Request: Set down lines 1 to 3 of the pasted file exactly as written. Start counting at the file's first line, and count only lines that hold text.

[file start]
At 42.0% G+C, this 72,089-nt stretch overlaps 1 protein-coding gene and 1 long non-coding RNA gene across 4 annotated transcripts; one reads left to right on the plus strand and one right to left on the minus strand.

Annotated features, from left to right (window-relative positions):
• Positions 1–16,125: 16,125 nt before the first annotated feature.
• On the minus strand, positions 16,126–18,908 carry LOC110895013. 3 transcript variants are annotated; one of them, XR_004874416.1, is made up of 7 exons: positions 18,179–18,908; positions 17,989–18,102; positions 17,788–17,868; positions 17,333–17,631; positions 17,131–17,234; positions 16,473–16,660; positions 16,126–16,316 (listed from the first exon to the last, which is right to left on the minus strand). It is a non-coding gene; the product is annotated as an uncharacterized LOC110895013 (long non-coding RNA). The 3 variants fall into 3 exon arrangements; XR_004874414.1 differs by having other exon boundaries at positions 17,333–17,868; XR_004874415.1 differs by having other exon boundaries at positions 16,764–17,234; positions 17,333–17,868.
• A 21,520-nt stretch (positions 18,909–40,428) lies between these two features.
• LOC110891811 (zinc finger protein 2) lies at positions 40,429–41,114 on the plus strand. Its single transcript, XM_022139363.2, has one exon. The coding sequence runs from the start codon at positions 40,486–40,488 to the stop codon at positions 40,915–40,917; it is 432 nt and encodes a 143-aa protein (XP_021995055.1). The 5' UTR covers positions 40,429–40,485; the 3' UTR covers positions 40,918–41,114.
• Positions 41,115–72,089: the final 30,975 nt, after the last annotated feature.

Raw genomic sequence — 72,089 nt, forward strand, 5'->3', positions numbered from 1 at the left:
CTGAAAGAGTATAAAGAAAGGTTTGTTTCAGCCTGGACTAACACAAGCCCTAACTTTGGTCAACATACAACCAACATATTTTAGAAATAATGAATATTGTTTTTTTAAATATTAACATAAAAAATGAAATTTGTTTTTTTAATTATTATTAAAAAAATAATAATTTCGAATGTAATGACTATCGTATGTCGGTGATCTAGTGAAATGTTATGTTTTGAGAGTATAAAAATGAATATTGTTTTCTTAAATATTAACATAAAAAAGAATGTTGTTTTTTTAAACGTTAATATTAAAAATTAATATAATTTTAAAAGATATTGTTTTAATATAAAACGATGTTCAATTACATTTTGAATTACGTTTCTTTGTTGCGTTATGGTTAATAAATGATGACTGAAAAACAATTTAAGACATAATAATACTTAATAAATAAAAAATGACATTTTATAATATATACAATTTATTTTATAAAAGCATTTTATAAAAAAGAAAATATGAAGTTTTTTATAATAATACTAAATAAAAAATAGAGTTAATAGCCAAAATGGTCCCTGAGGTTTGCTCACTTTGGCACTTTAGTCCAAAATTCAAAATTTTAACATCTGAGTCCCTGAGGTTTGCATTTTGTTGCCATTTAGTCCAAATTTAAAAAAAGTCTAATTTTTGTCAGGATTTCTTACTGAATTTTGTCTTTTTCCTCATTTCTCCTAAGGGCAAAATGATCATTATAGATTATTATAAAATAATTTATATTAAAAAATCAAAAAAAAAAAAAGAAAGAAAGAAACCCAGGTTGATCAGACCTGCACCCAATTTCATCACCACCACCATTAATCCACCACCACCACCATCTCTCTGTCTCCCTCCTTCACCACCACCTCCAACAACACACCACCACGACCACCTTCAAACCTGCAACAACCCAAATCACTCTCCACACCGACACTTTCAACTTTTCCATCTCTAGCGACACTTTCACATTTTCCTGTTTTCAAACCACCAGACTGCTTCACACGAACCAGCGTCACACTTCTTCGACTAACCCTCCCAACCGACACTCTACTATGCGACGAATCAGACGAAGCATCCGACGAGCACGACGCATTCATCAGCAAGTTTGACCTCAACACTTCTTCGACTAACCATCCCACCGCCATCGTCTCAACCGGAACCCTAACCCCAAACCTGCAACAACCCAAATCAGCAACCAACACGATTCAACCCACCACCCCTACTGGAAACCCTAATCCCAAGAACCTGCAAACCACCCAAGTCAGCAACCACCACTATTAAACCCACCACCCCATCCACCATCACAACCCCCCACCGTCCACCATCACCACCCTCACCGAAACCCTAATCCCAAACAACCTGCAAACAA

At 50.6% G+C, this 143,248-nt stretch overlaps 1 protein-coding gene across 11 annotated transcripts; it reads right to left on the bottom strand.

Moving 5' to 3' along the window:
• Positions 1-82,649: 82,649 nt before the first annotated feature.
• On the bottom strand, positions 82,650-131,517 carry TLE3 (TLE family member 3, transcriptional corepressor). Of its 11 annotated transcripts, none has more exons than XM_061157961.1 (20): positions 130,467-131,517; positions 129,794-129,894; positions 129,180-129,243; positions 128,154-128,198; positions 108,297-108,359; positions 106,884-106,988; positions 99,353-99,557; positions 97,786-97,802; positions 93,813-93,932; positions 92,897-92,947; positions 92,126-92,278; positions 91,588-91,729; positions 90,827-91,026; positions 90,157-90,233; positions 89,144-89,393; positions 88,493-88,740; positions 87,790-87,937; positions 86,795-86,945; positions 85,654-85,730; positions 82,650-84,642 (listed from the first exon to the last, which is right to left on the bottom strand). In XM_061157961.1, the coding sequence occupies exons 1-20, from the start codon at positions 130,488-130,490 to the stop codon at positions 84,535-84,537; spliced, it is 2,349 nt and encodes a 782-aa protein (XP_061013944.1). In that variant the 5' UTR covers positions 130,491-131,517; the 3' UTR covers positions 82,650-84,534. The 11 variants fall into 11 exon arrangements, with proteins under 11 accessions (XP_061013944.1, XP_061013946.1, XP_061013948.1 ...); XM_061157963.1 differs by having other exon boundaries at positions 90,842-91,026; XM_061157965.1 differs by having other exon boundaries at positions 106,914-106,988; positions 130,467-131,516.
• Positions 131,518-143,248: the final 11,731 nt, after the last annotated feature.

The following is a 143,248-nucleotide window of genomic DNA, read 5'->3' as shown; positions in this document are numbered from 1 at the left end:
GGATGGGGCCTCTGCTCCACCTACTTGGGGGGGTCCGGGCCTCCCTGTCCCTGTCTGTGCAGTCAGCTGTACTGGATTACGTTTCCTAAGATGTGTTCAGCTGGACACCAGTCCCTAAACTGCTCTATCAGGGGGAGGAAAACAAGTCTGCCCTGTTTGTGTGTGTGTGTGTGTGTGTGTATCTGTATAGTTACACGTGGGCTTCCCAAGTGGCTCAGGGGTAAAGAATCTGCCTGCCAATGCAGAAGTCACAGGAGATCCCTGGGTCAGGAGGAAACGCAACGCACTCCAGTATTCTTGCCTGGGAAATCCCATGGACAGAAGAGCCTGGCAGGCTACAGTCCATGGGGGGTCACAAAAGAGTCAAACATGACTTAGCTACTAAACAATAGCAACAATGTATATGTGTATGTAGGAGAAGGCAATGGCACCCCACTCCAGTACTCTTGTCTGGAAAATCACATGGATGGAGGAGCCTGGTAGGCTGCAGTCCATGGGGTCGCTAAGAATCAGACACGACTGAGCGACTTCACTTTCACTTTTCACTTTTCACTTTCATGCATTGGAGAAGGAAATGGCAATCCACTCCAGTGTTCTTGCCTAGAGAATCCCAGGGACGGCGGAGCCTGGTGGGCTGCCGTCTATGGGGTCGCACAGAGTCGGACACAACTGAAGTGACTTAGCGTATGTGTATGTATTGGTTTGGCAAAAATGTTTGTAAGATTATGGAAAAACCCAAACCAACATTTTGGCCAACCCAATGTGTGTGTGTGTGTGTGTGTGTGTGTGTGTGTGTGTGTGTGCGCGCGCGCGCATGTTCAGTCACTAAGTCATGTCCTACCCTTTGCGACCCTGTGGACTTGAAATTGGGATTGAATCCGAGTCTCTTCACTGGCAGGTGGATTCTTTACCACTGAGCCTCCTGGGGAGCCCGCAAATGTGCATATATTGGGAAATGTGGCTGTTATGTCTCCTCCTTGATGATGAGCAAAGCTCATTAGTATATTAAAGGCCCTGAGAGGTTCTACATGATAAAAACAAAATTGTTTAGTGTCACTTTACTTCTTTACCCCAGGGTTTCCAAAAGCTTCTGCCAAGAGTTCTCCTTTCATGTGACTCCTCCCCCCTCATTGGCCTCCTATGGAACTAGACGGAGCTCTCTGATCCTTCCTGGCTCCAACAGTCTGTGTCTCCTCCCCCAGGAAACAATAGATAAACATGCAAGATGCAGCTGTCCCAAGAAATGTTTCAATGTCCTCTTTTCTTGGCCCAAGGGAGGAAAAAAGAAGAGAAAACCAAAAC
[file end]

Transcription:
At 42.0% G+C, this 72,089-nt stretch overlaps 1 protein-coding gene and 1 long non-coding RNA gene across 4 annotated transcripts; one reads left to right on the plus strand and one right to left on the minus strand.

Annotated features, from left to right (window-relative positions):
• Positions 1–16,125: 16,125 nt before the first annotated feature.